Primitive Obsession

Primitive obsession is a fairly common code smell. It happens when you use primitive data types, like integers, strings, arrays, to represent concepts from your domain, e.g. using float to represent money.

The fix is apparently simple. Just create a new class to represent the concept. James Shore supports this idea. Even if you end up creating small classes, they will eventually grow.

I believe creating classes thinking they will grow is just BDUF. Dealing with primitive obsession is much more than just creating new classes. It is based on:

  1. deep comprehension of your domain to create meaningful classes that represents key concepts to make the code more communicative;
  2. removing duplication and augmenting cohesion, leading to a more expressive and maintainable code.

J.B. Rainsberger (jbrains) shared his thoughts in this post and in this great video with Corey Haines. It is only 14-minutes long, really worth watching.

I like jbrains’ thinking about complex ideas and contexts. These concepts are respectively related to creating meaningful classes and the model domain said above.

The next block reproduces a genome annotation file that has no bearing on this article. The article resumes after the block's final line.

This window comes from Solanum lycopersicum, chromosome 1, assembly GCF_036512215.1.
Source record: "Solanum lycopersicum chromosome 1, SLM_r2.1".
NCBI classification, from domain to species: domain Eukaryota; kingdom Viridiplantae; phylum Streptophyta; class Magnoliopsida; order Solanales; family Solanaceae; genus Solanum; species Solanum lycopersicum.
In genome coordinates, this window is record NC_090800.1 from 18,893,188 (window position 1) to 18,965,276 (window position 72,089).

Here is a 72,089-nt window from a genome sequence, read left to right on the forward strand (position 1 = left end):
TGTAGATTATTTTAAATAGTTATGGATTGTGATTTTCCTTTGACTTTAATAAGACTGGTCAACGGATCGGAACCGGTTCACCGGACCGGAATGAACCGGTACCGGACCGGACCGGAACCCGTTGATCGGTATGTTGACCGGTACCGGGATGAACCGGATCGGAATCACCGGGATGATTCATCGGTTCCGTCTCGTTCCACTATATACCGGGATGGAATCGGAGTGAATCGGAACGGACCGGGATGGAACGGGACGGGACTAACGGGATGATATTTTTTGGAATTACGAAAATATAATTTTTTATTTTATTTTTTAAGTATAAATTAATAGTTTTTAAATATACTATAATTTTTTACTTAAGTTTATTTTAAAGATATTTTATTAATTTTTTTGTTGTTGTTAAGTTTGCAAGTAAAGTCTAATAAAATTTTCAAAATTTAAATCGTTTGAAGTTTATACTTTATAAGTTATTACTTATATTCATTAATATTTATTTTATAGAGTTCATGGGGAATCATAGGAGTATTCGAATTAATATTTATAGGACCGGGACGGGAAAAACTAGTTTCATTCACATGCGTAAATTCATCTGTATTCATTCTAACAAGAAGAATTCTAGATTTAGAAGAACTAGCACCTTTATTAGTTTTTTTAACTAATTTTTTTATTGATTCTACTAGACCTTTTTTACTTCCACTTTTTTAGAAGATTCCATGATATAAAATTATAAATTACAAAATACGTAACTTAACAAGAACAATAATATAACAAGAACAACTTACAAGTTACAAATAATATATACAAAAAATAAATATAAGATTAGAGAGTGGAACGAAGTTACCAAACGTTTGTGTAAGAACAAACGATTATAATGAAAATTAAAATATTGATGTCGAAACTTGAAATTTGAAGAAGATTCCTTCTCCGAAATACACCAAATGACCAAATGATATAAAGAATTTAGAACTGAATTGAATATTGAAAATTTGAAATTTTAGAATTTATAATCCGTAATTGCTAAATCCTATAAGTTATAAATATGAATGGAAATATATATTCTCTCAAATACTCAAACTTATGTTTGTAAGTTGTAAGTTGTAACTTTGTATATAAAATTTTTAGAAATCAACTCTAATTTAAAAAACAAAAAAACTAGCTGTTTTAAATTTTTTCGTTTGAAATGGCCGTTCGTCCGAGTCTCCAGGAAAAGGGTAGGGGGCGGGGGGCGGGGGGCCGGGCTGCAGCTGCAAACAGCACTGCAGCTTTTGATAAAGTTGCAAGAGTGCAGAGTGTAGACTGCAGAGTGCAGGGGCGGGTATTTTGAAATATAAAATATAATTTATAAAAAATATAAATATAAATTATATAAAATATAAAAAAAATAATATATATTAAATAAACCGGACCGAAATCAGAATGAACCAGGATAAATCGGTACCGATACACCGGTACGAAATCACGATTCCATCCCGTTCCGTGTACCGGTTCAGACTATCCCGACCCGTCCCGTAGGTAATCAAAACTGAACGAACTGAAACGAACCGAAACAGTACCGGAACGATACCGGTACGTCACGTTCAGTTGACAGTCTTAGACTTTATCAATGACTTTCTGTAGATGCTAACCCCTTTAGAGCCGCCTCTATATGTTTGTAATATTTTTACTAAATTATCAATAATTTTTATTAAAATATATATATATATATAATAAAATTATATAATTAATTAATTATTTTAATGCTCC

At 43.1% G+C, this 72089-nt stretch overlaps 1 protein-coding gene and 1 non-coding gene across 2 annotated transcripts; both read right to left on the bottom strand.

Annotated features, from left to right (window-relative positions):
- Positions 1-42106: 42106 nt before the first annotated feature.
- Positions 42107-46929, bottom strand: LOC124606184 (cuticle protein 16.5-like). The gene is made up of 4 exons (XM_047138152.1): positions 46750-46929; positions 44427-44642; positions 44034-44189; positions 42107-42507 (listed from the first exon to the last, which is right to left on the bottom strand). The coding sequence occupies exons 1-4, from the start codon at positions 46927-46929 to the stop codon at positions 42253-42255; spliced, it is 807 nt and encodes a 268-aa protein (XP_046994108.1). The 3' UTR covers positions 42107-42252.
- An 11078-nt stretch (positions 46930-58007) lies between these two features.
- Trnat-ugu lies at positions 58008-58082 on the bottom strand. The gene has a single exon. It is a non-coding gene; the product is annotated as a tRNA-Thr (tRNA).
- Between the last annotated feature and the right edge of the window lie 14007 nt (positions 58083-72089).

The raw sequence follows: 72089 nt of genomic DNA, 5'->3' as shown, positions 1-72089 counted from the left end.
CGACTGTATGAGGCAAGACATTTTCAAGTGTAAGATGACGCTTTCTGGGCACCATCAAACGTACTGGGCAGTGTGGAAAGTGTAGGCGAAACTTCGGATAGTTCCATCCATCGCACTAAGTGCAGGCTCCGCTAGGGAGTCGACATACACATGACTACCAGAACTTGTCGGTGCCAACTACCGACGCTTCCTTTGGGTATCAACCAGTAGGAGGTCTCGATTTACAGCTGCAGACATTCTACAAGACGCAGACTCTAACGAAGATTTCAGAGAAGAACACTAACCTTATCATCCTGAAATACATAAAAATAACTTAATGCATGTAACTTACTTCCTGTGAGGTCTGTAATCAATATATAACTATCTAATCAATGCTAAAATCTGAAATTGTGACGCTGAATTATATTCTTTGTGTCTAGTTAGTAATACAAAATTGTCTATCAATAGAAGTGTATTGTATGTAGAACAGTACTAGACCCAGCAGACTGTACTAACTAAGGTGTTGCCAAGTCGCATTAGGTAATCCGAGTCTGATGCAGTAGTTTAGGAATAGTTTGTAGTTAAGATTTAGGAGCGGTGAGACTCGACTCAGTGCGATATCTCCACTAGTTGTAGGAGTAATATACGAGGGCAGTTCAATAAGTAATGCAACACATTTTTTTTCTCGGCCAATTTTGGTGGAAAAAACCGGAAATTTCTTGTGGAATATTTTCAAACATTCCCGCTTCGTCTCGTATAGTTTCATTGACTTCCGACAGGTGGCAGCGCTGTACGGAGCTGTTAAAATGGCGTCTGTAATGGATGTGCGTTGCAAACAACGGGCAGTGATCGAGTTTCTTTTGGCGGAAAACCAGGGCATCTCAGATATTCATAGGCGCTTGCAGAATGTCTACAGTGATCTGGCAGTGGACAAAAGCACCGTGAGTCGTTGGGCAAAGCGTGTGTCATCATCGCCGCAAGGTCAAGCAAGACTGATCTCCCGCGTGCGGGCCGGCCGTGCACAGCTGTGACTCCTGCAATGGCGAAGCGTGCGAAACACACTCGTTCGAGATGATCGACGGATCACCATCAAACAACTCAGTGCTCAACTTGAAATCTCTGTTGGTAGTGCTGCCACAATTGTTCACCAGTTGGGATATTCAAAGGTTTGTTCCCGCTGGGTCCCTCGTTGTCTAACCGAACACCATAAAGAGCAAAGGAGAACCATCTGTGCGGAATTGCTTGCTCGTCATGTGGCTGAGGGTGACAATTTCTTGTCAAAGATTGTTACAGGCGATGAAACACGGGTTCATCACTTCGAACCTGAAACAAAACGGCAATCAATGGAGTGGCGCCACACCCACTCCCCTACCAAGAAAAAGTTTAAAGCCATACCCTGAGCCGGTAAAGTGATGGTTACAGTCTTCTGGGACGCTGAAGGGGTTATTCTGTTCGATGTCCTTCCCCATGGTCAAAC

Jeff Atwood also takes complexity in account when coping with primitive obsession. He suggests: “If your data type is sufficiently complex, write a class to represent it.”

Duplicate code and low cohesion go hand in hand. Low cohesion makes related ideas spread wildly through out the codebase, which leads to duplicate code to handle those values. This symptoms generally are from primitives types being overused and a new class is begging to be created.

In practice, I would not create an Age class for user profiles in a video rental software. Using primitive integer in this context works just fine. On the other hand, I would probably create one for a biology laboratory software which the age of months or even days can have great impact on the system.

And even if a concept is not that essential to a domain, e.g. we want to store the location of restaurants for an online booking service. I would be tempted to create a GeoLocation class, because pairs of [lat, lon] are extremely low cohesive, unexpressive and complex enough, thus they deserve a class of its own. This will avoid duplication and provide better encapsulation and slim API.